was less than half of the specified torque used in the original
system. No wonder they were in a frenzy!!
The testing that followed uncovered another problem that
resulted from various amounts of oil mist on the zinc. The
friction range was so great that the clampload varied from
low to breakage of the bolt!
It was difficult to make a determination of an absolute torque
+/- a variance, due to the wide range of friction. I then
decided to try to determine a tightening strategy that would
hold the joint together and not break the bolt. The joint
was one that needed a minimum clampload to eliminate slippage,
so to get the clampload it was necessary to get the torque
to a narrow range for repeatability. This would require the
same amount of oil mist to be on each bolt (haha) to get the
friction to be consistant!! But because friction is so non
repeatable this appeared a conundrum! I decided to try a torque/angle
answer but this could also be a problem because the assembly
plant was not equiped with state of the art tooling.
There were approximately 2000 joints worth of bolts (4000
bolts) that were affected before the proper bolts could be
delivered and manufacturing was not going to shut down for
even 2 days to wait for the correct bolts.
I got the OK to go ahead and develop the torque/angle strategy
and they would implement it by hand for the remainder of the
bad batch of finish. To make a long and drawn out story shorter
due to the various amounts of oil to be sprayed on the test
bolts I finally determined that 15 Nm + 90 degrees of rotation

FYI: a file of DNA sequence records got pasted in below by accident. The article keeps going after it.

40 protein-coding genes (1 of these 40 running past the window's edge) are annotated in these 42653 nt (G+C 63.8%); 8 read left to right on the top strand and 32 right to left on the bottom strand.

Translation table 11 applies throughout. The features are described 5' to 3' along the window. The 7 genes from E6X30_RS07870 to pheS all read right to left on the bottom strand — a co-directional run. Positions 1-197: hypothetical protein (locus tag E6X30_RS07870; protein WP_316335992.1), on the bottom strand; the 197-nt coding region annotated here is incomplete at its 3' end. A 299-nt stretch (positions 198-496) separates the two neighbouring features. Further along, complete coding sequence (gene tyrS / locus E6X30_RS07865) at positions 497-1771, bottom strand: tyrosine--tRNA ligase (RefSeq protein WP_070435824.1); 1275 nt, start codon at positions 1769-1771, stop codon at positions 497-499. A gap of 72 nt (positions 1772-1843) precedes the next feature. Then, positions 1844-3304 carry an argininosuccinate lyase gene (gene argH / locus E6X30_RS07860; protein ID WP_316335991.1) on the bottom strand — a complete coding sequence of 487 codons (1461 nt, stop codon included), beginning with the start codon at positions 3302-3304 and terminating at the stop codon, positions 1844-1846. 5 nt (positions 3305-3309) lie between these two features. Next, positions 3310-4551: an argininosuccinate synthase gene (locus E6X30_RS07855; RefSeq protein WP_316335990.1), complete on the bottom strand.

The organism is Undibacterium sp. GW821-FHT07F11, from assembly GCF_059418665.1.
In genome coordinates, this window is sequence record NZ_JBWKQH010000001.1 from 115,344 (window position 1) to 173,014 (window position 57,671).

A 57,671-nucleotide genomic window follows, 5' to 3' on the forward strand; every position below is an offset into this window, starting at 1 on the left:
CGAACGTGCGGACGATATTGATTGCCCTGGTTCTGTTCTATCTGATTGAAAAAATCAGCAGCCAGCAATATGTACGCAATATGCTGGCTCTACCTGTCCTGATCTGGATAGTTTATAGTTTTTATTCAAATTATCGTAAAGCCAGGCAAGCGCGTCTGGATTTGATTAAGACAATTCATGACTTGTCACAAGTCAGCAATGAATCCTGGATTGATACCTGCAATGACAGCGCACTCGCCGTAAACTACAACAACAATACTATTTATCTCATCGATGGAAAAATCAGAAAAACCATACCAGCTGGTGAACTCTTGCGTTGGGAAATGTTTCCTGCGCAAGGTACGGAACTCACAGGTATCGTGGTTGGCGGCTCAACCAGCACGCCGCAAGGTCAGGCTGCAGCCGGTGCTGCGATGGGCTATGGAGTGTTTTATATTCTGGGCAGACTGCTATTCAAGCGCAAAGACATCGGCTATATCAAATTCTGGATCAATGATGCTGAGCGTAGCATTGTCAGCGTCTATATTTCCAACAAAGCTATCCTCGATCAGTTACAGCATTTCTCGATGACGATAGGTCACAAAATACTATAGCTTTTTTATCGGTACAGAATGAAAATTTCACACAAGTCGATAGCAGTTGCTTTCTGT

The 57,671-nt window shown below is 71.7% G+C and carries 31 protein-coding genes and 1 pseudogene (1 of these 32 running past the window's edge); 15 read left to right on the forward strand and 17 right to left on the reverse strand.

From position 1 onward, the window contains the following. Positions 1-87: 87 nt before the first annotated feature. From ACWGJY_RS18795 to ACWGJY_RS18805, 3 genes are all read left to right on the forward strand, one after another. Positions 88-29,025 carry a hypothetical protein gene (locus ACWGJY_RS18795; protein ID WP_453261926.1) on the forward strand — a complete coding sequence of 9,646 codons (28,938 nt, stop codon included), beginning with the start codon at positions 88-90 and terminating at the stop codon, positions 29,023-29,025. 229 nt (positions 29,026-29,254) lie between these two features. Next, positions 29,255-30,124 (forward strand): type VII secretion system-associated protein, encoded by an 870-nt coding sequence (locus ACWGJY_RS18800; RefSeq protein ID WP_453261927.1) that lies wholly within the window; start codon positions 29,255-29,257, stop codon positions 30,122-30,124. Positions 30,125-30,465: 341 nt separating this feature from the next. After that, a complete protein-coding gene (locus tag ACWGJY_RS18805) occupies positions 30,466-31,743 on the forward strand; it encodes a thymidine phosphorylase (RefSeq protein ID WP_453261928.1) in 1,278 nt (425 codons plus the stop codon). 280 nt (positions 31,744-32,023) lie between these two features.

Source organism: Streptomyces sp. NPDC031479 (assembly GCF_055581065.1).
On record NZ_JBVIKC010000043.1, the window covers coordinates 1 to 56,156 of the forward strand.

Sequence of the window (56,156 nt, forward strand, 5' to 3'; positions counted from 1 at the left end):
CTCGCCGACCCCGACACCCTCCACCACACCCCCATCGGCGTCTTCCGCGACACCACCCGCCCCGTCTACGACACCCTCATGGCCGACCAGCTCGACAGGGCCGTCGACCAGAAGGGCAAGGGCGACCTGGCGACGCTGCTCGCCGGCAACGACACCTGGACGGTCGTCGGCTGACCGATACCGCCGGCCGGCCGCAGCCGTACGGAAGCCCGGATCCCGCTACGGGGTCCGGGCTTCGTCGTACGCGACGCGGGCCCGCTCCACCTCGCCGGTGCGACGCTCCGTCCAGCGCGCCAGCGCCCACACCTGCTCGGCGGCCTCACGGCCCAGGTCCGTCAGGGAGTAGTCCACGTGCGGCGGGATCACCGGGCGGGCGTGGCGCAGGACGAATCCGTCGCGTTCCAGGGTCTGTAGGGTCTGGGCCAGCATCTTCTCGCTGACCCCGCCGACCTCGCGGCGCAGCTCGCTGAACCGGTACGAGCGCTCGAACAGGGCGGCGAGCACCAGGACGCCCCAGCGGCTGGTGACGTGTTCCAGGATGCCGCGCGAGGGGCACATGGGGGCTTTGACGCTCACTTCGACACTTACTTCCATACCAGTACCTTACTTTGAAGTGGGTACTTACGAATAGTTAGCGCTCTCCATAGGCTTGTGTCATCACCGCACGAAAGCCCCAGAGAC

would give the amount of clampload required to keep the joint
together and not allow slippage! The workers quickly adapted
and with a torque wrench set to click at 15 Nm and eyeballing
90 degrees +/- roughly 5 degrees the joints were sucessfuly
assembled and production resumed, a little slower than before
but enough to get the product out safely. This was a plus
derived from a minus that helped to sell manufacturing production
on the idea of torque plus an angle of rotation to assemble
certain joints that required a minimum clampload to survive
heavy service!! It is very difficult to change from just torque
to a more certain strategy due to the type of tooling. The
better computer controlled torque + angle tightening tooling
is expensive and a time sensitive program. The added cost
is really offset by the improved reliability and less returns
for retightening the joints.
The following figures show what happens when certain finishes
are subject to contamination by an external influence. The
first figure shows the original joint with the phosphate/oil
finish, torque control and the resultant clampload and variation.
The second figure shows the wide variation in clampload at
the same torque control, with various amounts of oil mist
on the zinc plated bolts. The third figure shows the relationship
of angle turn and the resultant clampload.
George Lorimer, Retired.
G.M. Powertrain Fastener Lab.